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Beware of Foreclosure and Mortgage Scams


Identify and resist mortgage rescue scammers

The stress of trying to avoid foreclosure can cloud your judgment. Learn how to avoid scams offering quick mortgage relief and foreclosure prevention.

The original article contained information found at the website of the Federal Trade Commission.

How do scam artists know find new victims?

Scammers are resourceful. They know that foreclosure notices are made public in the following places:

  • Newspapers
  • Internet
  • U.S. Department of Housing and Urban Development (HUD)
  • The Federal National Mortgage Association (Fannie Mae)
  • The Department of the Treasury lists home seized by the Internal Revenue Service (IRS)
  • The  Federal Deposit Insurance Corporation (FDIC) lists homes owned by failed banks.

Knowing this, you can be on guard when they try to reach you through flyers, business cards, newspaper ads, TV, radio, the internet, brochures, and even in person.

What things do they say that should be red flags?

Always listen and read closely. Spotting one of these phrases could easily save you time, money, and headaches. The damage done is not always reversible.

  • “We can stop your foreclosure!”
  • “100% Money Back Guarantee.”
  • “Immediate approval!”
  • “Low interest rates!”
  • “90% success rate!”
  • “We pay cash for your home!”

What organizations help alert consumers and redirect them to real resources?

Do I have to pay to get help?

No. Not until the work is complete. Federal law under the Mortgage Assistance Relief Services Rule (MARS) states that you must have:

  1. No upfront fees.
  2. A copy of the written offer from your lender or mortgage servicer
  3. Clearly written terms and conditions
  4. Payment only after you accept the offer. If you reject it, you pay nothing to the mortgage assistance service provider.

How do I know a transaction is suspicious?

Scammers concentrate on gaining your trust by making promises to fix all your problems. Stop any discussions and do more research if:

  • They have official-sounding titles like "lawyer," "law firm," "consultant," or "auditor." When in doubt, don’t hesitate to verify businesses and look up lawyers or law firms.
  • They ask you for money up front.
  • They told you not to talk to your lender or mortgage company.
  • The wording is confusing.
  • You are not sure if the transaction allows you to keep your home.
  • There are blank spaces that they promise to fill in later.
  • There are errors they promise to correct later.

You have a right to receive a copy of anything you sign. So, be sure to leave with an exact copy, including all pages and attachments.

What are the most common schemes scammers use?

Sometimes they offer direct help. Other times, they play the middle man, and then they try to entice you with special connections designed to save the day. Once scammers have access to your information, they violate your trust by taking your money, your identity, your home, and more.

"Guardian Angels"

  • Act as Your Representative: They offer to relieve you of the stress of dealing with the mortgage company by paying them to make the calls about reducing payments or negotiating a deal. They may also tell you to pay your mortgage money directly to them instead of the actual company.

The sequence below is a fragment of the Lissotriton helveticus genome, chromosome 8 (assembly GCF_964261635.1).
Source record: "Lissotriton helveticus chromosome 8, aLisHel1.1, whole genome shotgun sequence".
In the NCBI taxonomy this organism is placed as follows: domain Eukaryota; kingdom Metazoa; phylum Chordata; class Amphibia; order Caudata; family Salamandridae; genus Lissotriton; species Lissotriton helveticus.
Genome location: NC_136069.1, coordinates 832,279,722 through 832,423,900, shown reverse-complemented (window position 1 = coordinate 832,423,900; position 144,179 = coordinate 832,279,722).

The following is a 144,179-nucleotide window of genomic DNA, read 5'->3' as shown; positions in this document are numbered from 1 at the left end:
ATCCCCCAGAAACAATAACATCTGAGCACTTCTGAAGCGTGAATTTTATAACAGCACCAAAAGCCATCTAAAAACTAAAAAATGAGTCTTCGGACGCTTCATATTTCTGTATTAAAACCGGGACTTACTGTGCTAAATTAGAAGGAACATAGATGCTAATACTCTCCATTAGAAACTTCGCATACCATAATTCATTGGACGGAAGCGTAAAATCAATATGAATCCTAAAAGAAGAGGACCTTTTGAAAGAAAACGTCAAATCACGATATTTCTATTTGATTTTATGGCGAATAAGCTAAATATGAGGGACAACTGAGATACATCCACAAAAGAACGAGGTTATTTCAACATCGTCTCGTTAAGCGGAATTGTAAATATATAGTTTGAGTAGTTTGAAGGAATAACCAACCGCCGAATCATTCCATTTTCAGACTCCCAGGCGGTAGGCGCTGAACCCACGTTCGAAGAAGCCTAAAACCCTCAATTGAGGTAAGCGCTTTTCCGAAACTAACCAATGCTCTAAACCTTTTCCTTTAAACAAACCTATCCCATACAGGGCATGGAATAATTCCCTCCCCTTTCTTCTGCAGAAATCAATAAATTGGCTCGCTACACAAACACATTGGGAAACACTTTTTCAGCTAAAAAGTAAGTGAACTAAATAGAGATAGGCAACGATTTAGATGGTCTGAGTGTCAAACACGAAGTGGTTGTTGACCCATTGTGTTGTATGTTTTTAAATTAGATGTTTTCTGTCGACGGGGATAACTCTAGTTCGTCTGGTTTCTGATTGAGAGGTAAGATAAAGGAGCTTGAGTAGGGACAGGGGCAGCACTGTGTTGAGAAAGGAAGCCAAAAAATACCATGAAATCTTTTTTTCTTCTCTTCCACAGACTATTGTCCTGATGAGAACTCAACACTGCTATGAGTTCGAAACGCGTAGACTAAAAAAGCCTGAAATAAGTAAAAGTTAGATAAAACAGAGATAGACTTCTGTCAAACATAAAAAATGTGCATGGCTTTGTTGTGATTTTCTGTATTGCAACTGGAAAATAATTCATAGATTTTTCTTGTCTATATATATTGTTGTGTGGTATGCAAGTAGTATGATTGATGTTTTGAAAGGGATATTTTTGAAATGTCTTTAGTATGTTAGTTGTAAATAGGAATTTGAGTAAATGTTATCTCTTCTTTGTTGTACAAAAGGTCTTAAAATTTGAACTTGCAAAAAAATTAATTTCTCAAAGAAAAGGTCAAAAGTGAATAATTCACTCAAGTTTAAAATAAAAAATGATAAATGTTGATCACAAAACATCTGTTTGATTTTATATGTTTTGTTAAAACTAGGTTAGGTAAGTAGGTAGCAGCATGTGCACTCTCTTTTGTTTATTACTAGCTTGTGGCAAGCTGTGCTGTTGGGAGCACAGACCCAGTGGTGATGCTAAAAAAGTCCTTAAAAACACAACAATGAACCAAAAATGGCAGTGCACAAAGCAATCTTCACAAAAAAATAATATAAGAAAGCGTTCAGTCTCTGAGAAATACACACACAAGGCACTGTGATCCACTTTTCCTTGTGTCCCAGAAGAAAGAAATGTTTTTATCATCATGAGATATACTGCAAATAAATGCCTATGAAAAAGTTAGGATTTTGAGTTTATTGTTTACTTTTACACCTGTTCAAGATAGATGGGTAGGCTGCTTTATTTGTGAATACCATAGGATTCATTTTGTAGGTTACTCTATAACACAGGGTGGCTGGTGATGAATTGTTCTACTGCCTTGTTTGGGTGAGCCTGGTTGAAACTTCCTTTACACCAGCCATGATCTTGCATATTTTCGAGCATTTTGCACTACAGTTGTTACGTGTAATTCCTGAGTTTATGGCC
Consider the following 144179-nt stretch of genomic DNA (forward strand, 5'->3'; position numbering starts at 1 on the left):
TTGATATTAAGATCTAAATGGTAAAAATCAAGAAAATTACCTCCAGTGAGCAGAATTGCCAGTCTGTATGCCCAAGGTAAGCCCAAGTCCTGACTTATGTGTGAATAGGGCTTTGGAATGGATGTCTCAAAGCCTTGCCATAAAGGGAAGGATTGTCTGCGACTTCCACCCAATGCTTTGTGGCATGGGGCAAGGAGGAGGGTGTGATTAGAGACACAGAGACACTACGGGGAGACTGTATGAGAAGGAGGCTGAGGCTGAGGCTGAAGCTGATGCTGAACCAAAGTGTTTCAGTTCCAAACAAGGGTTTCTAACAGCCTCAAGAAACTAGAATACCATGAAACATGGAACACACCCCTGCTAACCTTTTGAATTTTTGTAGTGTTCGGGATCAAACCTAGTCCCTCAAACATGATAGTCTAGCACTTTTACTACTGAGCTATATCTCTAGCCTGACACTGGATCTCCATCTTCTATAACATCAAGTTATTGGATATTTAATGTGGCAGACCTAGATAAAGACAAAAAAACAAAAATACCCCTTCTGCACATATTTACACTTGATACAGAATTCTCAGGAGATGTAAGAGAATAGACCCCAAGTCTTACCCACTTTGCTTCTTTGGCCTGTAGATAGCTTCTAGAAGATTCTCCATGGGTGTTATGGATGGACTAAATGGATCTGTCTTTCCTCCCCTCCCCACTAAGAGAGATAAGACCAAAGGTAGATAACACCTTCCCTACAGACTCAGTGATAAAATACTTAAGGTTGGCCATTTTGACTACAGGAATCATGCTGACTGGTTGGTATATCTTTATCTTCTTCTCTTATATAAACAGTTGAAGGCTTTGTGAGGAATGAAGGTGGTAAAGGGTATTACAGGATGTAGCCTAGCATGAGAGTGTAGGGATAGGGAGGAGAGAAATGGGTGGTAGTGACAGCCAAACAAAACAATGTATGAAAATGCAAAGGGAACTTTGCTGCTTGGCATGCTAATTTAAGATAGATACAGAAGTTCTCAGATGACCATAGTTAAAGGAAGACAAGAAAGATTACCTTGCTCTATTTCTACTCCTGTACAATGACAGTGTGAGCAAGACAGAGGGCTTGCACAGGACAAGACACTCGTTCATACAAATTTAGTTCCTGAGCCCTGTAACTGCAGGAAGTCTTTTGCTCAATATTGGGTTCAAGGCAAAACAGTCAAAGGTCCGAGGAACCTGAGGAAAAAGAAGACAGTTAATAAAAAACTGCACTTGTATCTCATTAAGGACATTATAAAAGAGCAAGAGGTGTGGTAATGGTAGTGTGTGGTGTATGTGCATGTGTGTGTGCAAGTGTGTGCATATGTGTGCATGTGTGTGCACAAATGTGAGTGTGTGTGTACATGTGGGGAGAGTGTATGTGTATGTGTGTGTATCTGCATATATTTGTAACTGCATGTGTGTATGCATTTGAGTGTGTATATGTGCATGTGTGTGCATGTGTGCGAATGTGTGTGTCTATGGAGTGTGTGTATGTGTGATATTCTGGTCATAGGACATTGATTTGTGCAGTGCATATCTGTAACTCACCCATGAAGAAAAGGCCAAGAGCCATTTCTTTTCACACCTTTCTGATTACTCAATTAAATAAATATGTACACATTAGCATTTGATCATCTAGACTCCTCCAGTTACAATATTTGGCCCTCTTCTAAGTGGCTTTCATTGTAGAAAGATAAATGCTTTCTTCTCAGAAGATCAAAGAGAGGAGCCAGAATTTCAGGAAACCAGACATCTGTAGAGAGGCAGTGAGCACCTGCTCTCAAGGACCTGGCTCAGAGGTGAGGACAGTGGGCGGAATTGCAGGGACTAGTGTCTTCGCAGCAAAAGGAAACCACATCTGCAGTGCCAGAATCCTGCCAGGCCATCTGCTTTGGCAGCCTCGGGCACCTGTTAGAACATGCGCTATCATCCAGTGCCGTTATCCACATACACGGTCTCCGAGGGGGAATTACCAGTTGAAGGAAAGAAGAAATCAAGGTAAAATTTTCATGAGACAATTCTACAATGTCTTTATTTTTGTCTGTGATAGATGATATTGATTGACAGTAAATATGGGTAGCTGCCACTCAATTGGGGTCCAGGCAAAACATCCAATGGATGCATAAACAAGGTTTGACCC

• Forensic Audit: They claim to have an attorney or expert do a very detailed review of your loan agreement. Then, they have you pay them upfront to look for errors. They give you false hope that the report will allow you to avoid foreclosure, get a loan modification, change the amount owed, or even cancel the loan.

"Lucky Day"

  • Low Interest Mortgage Loan: Immediate acceptance prompts faxes of documentation and transfers of money. This trick doubles the damage because you will have to deal with identity theft and a greater risk of foreclosure.  
  • Fake Offer to Refinance: They encourage you to save your house by redoing the financial agreement of your loan. They take advantage of the fact that you may not understand the wording, or you may not read each page. Then, when you are ready to sign the large stack of fake refinance paperwork, they hide a deed transfer document in the bottom of the stack.  
  • Loan Flipping: Lenders entice you with money and prizes to get you to refinance multiple times. Since you may not be aware of prepayment penalties, you get a new prize, but you also get penalized with higher and higher interest rates.

"Special Arrangements"

  • Lease to Repurchase: They convince you to sign over the house with a deed transfer and rent until you can buy it back. Then, they either make it too expensive to buy back or keep raising the rent until you can’t pay, and they evict you.
  • Equity Skimming: They promise to find you a buyer, and split the profit when it sells, but you have to sign over the deed and move out first. When you move out, they rent it and keep the house, the money, and the equity while you still go through foreclosure!

Note: The name on the deed tells who owns the house. The name on the mortgage loan tells who owes the money. A new name on the deed means new owner. The same name on the mortgage loan means the same person still owes all the money on that house.

  • Equity Stripping: A shady lender will entice you to lie about your income to get a loan that they know you can’t pay. Payments may start low because you are only paying the interest, and later on, payments increase suddenly because of a balloon payment. The minute you default on the loan, they take your house and keep the equity.

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